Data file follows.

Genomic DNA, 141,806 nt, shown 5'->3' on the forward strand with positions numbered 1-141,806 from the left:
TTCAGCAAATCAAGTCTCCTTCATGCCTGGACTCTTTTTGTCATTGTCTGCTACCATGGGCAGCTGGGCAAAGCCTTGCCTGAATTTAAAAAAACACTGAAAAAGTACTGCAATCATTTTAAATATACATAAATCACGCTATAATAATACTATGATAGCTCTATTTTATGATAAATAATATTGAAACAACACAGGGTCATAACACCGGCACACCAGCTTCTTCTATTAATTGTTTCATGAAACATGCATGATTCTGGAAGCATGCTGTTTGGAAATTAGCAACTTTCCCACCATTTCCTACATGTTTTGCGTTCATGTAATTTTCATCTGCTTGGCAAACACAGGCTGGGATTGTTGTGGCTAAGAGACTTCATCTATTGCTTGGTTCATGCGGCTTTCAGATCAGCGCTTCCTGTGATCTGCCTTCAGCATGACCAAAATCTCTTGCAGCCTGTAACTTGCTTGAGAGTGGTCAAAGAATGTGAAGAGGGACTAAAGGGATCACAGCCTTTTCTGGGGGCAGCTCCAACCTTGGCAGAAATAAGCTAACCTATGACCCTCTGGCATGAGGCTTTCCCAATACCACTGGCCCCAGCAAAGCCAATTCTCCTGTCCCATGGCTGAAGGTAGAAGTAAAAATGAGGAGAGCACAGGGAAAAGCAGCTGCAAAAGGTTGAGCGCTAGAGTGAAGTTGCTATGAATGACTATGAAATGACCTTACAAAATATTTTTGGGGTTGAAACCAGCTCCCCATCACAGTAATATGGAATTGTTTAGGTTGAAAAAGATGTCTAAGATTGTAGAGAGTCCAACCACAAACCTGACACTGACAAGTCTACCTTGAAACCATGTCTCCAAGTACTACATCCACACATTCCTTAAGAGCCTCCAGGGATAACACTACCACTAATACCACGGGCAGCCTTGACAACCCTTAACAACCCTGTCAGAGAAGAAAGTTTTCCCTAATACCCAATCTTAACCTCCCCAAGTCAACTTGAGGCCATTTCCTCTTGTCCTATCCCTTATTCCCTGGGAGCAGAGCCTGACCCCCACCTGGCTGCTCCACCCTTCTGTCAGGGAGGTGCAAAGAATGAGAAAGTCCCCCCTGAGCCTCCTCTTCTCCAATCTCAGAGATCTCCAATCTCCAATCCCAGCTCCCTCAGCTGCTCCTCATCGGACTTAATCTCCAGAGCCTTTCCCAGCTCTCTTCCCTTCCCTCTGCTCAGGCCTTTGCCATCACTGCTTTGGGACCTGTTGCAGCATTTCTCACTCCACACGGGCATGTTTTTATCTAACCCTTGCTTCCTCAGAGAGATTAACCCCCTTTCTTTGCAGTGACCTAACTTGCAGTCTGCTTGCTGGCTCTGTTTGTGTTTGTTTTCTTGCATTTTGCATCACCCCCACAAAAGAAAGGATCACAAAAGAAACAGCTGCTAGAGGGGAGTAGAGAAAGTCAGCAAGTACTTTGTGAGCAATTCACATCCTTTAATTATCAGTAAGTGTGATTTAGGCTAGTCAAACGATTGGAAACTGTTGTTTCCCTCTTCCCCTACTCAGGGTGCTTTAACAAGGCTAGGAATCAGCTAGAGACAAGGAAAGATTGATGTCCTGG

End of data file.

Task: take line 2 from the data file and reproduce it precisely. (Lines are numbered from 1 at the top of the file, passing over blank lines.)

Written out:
TTCAGCAAATCAAGTCTCCTTCATGCCTGGACTCTTTTTGTCATTGTCTGCTACCATGGGCAGCTGGGCAAAGCCTTGCCTGAATTTAAAAAAACACTGAAAAAGTACTGCAATCATTTTAAATATACATAAATCACGCTATAATAATACTATGATAGCTCTATTTTATGATAAATAATATTGAAACAACACAGGGTCATAACACCGGCACACCAGCTTCTTCTATTAATTGTTTCATGAAACATGCATGATTCTGGAAGCATGCTGTTTGGAAATTAGCAACTTTCCCACCATTTCCTACATGTTTTGCGTTCATGTAATTTTCATCTGCTTGGCAAACACAGGCTGGGATTGTTGTGGCTAAGAGACTTCATCTATTGCTTGGTTCATGCGGCTTTCAGATCAGCGCTTCCTGTGATCTGCCTTCAGCATGACCAAAATCTCTTGCAGCCTGTAACTTGCTTGAGAGTGGTCAAAGAATGTGAAGAGGGACTAAAGGGATCACAGCCTTTTCTGGGGGCAGCTCCAACCTTGGCAGAAATAAGCTAACCTATGACCCTCTGGCATGAGGCTTTCCCAATACCACTGGCCCCAGCAAAGCCAATTCTCCTGTCCCATGGCTGAAGGTAGAAGTAAAAATGAGGAGAGCACAGGGAAAAGCAGCTGCAAAAGGTTGAGCGCTAGAGTGAAGTTGCTATGAATGACTATGAAATGACCTTACAAAATATTTTTGGGGTTGAAACCAGCTCCCCATCACAGTAATATGGAATTGTTTAGGTTGAAAAAGATGTCTAAGATTGTAGAGAGTCCAACCACAAACCTGACACTGACAAGTCTACCTTGAAACCATGTCTCCAAGTACTACATCCACACATTCCTTAAGAGCCTCCAGGGATAACACTACCACTAATACCACGGGCAGCCTTGACAACCCTTAACAACCCTGTCAGAGAAGAAAGTTTTCCCTAATACCCAATCTTAACCTCCCCAAGTCAACTTGAGGCCATTTCCTCTTGTCCTATCCCTTATTCCCTGGGAGCAGAGCCTGACCCCCACCTGGCTGCTCCACCCTTCTGTCAGGGAGGTGCAAAGAATGAGAAAGTCCCCCCTGAGCCTCCTCTTCTCCAATCTCAGAGATCTCCAATCTCCAATCCCAGCTCCCTCAGCTGCTCCTCATCGGACTTAATCTCCAGAGCCTTTCCCAGCTCTCTTCCCTTCCCTCTGCTCAGGCCTTTGCCATCACTGCTTTGGGACCTGTTGCAGCATTTCTCACTCCACACGGGCATGTTTTTATCTAACCCTTGCTTCCTCAGAGAGATTAACCCCCTTTCTTTGCAGTGACCTAACTTGCAGTCTGCTTGCTGGCTCTGTTTGTGTTTGTTTTCTTGCATTTTGCATCACCCCCACAAAAGAAAGGATCACAAAAGAAACAGCTGCTAGAGGGGAGTAGAGAAAGTCAGCAAGTACTTTGTGAGCAATTCACATCCTTTAATTATCAGTAAGTGTGATTTAGGCTAGTCAAACGATTGGAAACTGTTGTTTCCCTCTTCCCCTACTCAGGGTGCTTTAACAAGGCTAGGAATCAGCTAGAGACAAGGAAAGATTGATGTCCTGG